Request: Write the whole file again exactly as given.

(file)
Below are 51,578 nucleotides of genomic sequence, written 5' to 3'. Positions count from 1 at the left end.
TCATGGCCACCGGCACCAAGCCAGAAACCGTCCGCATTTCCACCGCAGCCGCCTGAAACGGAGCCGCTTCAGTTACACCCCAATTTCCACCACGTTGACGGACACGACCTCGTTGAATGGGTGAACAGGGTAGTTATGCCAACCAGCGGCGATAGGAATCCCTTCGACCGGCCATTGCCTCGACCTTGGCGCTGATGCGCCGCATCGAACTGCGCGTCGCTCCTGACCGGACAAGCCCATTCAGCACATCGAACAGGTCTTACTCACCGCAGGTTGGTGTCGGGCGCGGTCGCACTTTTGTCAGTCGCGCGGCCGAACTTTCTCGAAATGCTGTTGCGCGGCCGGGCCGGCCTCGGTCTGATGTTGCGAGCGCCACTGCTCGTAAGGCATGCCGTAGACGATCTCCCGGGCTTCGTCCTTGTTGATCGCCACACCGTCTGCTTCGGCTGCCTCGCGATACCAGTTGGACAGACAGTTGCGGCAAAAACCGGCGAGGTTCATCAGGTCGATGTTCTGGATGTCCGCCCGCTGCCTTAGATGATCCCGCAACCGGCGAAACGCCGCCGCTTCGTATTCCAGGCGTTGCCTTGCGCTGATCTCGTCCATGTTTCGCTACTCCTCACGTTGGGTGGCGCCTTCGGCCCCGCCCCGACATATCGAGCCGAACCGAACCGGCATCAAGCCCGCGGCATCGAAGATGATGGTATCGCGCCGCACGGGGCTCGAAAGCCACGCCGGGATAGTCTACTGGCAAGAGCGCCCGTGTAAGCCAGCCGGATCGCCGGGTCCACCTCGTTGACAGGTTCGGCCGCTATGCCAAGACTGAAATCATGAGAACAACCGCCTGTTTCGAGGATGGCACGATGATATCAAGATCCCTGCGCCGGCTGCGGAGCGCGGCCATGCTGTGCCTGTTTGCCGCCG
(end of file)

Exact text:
Below are 51,578 nucleotides of genomic sequence, written 5' to 3'. Positions count from 1 at the left end.
TCATGGCCACCGGCACCAAGCCAGAAACCGTCCGCATTTCCACCGCAGCCGCCTGAAACGGAGCCGCTTCAGTTACACCCCAATTTCCACCACGTTGACGGACACGACCTCGTTGAATGGGTGAACAGGGTAGTTATGCCAACCAGCGGCGATAGGAATCCCTTCGACCGGCCATTGCCTCGACCTTGGCGCTGATGCGCCGCATCGAACTGCGCGTCGCTCCTGACCGGACAAGCCCATTCAGCACATCGAACAGGTCTTACTCACCGCAGGTTGGTGTCGGGCGCGGTCGCACTTTTGTCAGTCGCGCGGCCGAACTTTCTCGAAATGCTGTTGCGCGGCCGGGCCGGCCTCGGTCTGATGTTGCGAGCGCCACTGCTCGTAAGGCATGCCGTAGACGATCTCCCGGGCTTCGTCCTTGTTGATCGCCACACCGTCTGCTTCGGCTGCCTCGCGATACCAGTTGGACAGACAGTTGCGGCAAAAACCGGCGAGGTTCATCAGGTCGATGTTCTGGATGTCCGCCCGCTGCCTTAGATGATCCCGCAACCGGCGAAACGCCGCCGCTTCGTATTCCAGGCGTTGCCTTGCGCTGATCTCGTCCATGTTTCGCTACTCCTCACGTTGGGTGGCGCCTTCGGCCCCGCCCCGACATATCGAGCCGAACCGAACCGGCATCAAGCCCGCGGCATCGAAGATGATGGTATCGCGCCGCACGGGGCTCGAAAGCCACGCCGGGATAGTCTACTGGCAAGAGCGCCCGTGTAAGCCAGCCGGATCGCCGGGTCCACCTCGTTGACAGGTTCGGCCGCTATGCCAAGACTGAAATCATGAGAACAACCGCCTGTTTCGAGGATGGCACGATGATATCAAGATCCCTGCGCCGGCTGCGGAGCGCGGCCATGCTGTGCCTGTTTGCCGCCG